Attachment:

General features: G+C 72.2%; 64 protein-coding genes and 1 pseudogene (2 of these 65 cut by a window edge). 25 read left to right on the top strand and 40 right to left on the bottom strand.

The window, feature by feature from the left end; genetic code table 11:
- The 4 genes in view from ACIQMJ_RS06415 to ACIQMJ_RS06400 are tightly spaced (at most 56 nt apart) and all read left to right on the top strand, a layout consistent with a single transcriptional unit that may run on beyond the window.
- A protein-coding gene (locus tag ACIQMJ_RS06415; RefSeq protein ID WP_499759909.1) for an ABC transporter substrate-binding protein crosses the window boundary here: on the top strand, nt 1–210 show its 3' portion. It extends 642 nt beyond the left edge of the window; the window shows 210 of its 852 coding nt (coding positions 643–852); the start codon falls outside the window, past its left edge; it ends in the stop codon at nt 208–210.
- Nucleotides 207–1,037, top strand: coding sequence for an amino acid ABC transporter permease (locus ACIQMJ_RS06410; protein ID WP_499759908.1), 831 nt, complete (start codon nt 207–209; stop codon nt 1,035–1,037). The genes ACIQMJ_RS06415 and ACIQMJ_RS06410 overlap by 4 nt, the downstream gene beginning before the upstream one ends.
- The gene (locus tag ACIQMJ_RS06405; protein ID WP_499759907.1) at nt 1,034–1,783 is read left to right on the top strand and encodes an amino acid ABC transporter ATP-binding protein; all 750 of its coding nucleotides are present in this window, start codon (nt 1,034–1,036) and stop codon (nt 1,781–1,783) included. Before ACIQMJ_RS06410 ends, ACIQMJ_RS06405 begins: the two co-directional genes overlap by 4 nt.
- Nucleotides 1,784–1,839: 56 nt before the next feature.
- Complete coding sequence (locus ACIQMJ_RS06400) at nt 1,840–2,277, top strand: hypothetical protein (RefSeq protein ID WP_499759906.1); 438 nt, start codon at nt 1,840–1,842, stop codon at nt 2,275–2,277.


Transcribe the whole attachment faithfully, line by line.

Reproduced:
General features: G+C 72.2%; 64 protein-coding genes and 1 pseudogene (2 of these 65 cut by a window edge). 25 read left to right on the top strand and 40 right to left on the bottom strand.

The window, feature by feature from the left end; genetic code table 11:
- The 4 genes in view from ACIQMJ_RS06415 to ACIQMJ_RS06400 are tightly spaced (at most 56 nt apart) and all read left to right on the top strand, a layout consistent with a single transcriptional unit that may run on beyond the window.
- A protein-coding gene (locus tag ACIQMJ_RS06415; RefSeq protein ID WP_499759909.1) for an ABC transporter substrate-binding protein crosses the window boundary here: on the top strand, nt 1–210 show its 3' portion. It extends 642 nt beyond the left edge of the window; the window shows 210 of its 852 coding nt (coding positions 643–852); the start codon falls outside the window, past its left edge; it ends in the stop codon at nt 208–210.
- Nucleotides 207–1,037, top strand: coding sequence for an amino acid ABC transporter permease (locus ACIQMJ_RS06410; protein ID WP_499759908.1), 831 nt, complete (start codon nt 207–209; stop codon nt 1,035–1,037). The genes ACIQMJ_RS06415 and ACIQMJ_RS06410 overlap by 4 nt, the downstream gene beginning before the upstream one ends.
- The gene (locus tag ACIQMJ_RS06405; protein ID WP_499759907.1) at nt 1,034–1,783 is read left to right on the top strand and encodes an amino acid ABC transporter ATP-binding protein; all 750 of its coding nucleotides are present in this window, start codon (nt 1,034–1,036) and stop codon (nt 1,781–1,783) included. Before ACIQMJ_RS06410 ends, ACIQMJ_RS06405 begins: the two co-directional genes overlap by 4 nt.
- Nucleotides 1,784–1,839: 56 nt before the next feature.
- Complete coding sequence (locus ACIQMJ_RS06400) at nt 1,840–2,277, top strand: hypothetical protein (RefSeq protein ID WP_499759906.1); 438 nt, start codon at nt 1,840–1,842, stop codon at nt 2,275–2,277.